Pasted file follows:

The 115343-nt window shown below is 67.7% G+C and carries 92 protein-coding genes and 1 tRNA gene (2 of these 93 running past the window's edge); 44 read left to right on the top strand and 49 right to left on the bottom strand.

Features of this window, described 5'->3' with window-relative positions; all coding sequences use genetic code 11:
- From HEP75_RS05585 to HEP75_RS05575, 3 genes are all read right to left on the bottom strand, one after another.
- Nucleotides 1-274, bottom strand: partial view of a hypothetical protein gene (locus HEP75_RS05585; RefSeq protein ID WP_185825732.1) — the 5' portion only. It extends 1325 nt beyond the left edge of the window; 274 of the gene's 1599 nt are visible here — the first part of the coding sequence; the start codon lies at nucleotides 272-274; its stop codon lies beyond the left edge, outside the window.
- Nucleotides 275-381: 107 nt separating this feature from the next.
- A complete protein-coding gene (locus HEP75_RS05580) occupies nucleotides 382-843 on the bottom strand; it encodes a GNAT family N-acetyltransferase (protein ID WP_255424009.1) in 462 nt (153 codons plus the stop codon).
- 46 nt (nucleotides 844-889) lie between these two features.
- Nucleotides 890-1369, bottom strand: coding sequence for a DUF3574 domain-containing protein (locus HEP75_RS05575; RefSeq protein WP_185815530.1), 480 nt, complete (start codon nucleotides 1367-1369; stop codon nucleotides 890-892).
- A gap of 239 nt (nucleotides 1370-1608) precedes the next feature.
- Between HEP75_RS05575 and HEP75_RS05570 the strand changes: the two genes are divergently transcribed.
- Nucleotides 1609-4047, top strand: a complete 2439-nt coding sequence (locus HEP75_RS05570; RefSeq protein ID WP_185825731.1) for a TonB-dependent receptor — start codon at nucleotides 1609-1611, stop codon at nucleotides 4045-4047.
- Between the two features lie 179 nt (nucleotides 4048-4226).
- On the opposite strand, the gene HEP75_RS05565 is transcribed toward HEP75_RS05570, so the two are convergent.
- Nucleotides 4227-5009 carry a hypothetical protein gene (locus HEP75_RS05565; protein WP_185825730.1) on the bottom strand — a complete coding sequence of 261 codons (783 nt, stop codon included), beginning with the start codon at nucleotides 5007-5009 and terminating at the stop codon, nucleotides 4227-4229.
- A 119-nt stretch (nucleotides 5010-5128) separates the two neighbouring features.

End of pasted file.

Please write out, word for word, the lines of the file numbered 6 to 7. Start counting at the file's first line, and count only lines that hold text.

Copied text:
- A complete protein-coding gene (locus HEP75_RS05580) occupies nucleotides 382-843 on the bottom strand; it encodes a GNAT family N-acetyltransferase (protein ID WP_255424009.1) in 462 nt (153 codons plus the stop codon).
- 46 nt (nucleotides 844-889) lie between these two features.